This Famous Orchestral Work Infuses Nietzche Into Hummers And Pop-Tarts

This Famous Orchestral Work Infuses Nietzche Into Hummers And Pop-Tarts

The opening bars of '2001: A Space Odyssey' were meant to tell a story about human evolution and the Übermensch. Now they're used to sell Pop-Tarts.
Melissa Burgess
By

Commercials have never been the same since 1966, when Stanley Kubrick hastily assembled a music track for the unfinished film “2001: A Space Odyssey.” With film production running years behind schedule, Alex North’s score incomplete, and impatient Metro-Goldwyn-Mayer executives in need of mollification, Kubrick borrowed music to temporarily accompany a few scenes for a progress report. He opened with several bars from composer Richard Strauss—and became so attached to them that when the movie finally appeared in 1968, North’s score had been flung to the breeze.

The bars Kubrick utilized were a short prelude, titled “Sunrise,” to a nine-part, half-hour tone poem (a programmatic work in one movement that illustrates a story). It premiered in 1896 under the title “Also Sprach Zarathustra.”

Freed from the constraints imposed by a symphony (a four-movement work typically comprised of a sonata-form allegro, a slow movement, a minuet and trio, and a rondo finale), Strauss borrowed his title and various section headings from Friedrich Nietzsche’s work of the same name. He crafted a musical rendition of the story, in which a philosopher-prophet descends from solitary contemplation on a mountaintop to share his wisdom with mankind. But unlike other tone poems such as Strauss’s “Don Quixote,” in which the music is closely tied to the character and story it represents, the links between Nietzsche’s work and Strauss’s music are nebulous.

The Story Behind Strauss’s Nietzsche-Inspired Composition

Subtitled “Tone Poem (freely after Friedrich Nietzsche),” Strauss’ “Zarathustra” has been a source of some angst for those who wish to interpret it. Do the musical sections depict corresponding parts of Nietzsche’s work, or are the borrowed chapter headings just guideposts for the composer? The general view as to the former is no; consensus decidedly wobbles over the latter.

It’s unknown to what degree Strauss attempted to paint Nietzschean ideas in sound. The composer disavowed that he was writing philosophical music or merely presenting an instrumental version of the book, but simultaneously alleged that he was trying to portray human evolution from the beginning to Nietzsche’s Übermensch.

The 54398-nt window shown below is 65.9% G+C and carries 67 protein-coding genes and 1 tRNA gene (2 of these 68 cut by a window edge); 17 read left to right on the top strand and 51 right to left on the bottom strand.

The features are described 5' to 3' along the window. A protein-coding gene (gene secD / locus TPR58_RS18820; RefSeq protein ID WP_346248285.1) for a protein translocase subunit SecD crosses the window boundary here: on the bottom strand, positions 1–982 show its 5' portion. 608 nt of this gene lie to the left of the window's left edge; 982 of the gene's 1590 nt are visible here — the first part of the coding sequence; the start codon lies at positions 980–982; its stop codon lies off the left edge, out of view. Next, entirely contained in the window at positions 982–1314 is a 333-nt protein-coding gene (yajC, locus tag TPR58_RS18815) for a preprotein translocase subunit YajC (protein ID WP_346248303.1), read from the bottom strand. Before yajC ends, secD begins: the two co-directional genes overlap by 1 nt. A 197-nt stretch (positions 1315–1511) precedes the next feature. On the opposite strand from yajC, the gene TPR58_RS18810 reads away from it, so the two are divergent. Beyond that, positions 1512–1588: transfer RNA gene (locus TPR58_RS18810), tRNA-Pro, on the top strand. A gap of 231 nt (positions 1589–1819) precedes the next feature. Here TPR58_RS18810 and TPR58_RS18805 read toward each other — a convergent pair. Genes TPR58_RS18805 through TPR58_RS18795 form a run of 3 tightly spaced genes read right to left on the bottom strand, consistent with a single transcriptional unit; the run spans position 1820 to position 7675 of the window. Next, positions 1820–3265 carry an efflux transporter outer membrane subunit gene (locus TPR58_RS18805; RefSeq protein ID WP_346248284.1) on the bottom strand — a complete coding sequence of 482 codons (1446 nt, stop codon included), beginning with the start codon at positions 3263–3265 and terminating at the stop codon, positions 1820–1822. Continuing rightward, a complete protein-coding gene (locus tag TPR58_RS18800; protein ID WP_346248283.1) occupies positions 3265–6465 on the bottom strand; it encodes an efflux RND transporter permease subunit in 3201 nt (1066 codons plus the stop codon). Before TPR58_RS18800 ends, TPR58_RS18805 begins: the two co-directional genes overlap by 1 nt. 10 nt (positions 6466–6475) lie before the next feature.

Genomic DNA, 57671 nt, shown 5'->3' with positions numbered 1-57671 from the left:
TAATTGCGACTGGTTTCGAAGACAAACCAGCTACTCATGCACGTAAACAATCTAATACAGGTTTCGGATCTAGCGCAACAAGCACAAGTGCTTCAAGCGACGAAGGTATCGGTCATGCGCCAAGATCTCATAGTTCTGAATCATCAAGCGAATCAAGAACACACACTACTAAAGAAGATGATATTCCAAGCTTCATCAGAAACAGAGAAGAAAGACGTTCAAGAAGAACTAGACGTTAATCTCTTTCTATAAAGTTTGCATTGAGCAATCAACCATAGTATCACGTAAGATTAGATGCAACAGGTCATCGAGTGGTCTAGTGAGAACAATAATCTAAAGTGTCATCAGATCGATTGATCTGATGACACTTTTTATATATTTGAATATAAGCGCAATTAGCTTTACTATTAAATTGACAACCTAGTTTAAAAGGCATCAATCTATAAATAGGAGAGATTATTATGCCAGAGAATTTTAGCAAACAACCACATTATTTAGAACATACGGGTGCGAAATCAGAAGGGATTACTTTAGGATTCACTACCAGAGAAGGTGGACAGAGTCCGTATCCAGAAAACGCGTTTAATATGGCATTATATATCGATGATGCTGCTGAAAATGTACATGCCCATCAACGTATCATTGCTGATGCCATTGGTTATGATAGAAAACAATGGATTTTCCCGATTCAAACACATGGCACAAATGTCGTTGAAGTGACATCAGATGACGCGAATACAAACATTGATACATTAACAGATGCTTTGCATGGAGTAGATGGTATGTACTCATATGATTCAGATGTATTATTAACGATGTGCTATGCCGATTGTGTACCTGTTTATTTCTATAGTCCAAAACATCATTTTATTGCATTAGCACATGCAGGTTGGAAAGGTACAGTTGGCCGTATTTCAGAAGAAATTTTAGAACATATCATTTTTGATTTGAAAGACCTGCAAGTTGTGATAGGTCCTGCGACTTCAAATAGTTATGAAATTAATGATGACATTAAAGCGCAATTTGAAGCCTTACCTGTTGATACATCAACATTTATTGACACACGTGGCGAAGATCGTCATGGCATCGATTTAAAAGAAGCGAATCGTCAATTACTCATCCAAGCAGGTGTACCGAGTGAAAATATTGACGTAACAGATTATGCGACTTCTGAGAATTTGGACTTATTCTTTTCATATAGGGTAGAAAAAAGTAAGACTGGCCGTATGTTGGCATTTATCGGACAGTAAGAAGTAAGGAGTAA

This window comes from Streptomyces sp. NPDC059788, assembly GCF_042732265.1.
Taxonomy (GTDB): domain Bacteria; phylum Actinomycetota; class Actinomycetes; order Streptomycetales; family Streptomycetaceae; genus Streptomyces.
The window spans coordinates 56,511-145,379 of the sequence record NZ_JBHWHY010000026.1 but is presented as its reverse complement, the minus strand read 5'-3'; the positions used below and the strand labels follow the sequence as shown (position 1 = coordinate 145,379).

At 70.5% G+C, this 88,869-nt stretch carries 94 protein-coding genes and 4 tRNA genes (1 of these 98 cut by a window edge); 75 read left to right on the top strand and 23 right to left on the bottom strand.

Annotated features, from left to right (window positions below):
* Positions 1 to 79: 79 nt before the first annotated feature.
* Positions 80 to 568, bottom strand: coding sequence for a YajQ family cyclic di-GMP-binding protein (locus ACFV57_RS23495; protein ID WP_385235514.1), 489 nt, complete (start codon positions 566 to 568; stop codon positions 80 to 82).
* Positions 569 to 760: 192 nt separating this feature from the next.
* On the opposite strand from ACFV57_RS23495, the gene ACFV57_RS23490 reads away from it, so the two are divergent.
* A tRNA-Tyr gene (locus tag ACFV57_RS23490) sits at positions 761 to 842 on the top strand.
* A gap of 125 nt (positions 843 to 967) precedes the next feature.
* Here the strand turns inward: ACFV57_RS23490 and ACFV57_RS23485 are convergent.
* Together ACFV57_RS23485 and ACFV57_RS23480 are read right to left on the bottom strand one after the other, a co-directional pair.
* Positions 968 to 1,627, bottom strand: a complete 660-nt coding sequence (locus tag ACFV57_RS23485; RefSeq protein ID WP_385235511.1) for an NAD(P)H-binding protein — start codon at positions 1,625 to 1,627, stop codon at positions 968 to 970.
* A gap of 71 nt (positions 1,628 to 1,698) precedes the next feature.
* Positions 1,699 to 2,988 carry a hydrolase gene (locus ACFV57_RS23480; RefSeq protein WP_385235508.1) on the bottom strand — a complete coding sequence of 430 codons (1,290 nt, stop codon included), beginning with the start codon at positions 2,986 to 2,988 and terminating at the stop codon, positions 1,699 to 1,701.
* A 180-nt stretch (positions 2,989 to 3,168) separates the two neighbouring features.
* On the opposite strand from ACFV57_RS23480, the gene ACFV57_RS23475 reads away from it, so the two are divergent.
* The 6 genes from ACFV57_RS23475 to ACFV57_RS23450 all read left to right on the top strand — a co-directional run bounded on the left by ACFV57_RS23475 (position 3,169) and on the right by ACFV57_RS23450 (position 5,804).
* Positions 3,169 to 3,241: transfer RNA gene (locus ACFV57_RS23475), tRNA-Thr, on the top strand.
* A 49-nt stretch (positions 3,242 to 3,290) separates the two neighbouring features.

When Kubrick borrowed these opening bars from Strauss, it is doubtful he knew much about the piece—or realized the effects his use would have. According to his brother-in-law and “2001” executive producer Jan Harlan (as recounted in Christine Gengaro’s book “Listening to Stanley Kubrick: The Music in His Films”), Kubrick’s search parameters for the film’s title music were the pinnacle of profundity: “something big that comes to an end.”

“Zarathustra” aptly fit the bill. Its 21 opening measures rise out of the silence, building from almost inaudible low Cs in the contrabassoon and organ into a glorious cadence powered by the united force of the entire orchestra and blazing pipe organ. Thanks to the movie, these bars soon became one of the most recognizable pieces of ad music: its epic, heroic notes used over and over to sell everything from cars to Pop Tarts to iPhones.

How ‘2001: A Space Odyssey’ Hijacked ‘Zarathustra’

Its appearance in “2001: A Space Odyssey” dramatically changed both the presentation and reception of “Zarathustra.” Prior to Kubrick’s appropriation of the tone poem (or hijacking, as it has been aptly described), its popularity leant to the negative. Up against the stiff competition posed by Strauss’s other tone poems—the virtuosic “Don Juan,” dark “Death and Transfiguration,” merry “Till Eulenspiegel,” fantastic “Don Quixote,” and necessarily epic “Ein Heldenleben,” “Zarathustra” fell by the wayside. The audience appeal was not as strong. Most of the musical lines were easily forgotten.

But this once-neglected tone poem has become Strauss’ most recognizable work and, according to musicologist John Williamson, has changed “from a dance of Dionysian life-affirmation … to something altogether more grandiose.” The change in perception, Williamson notes, is “partly the story of the revenge of Nietzsche’s ‘herd.’” The music earned a mass audience only as its original title lost its force and received a new (though not necessarily accurate) public image.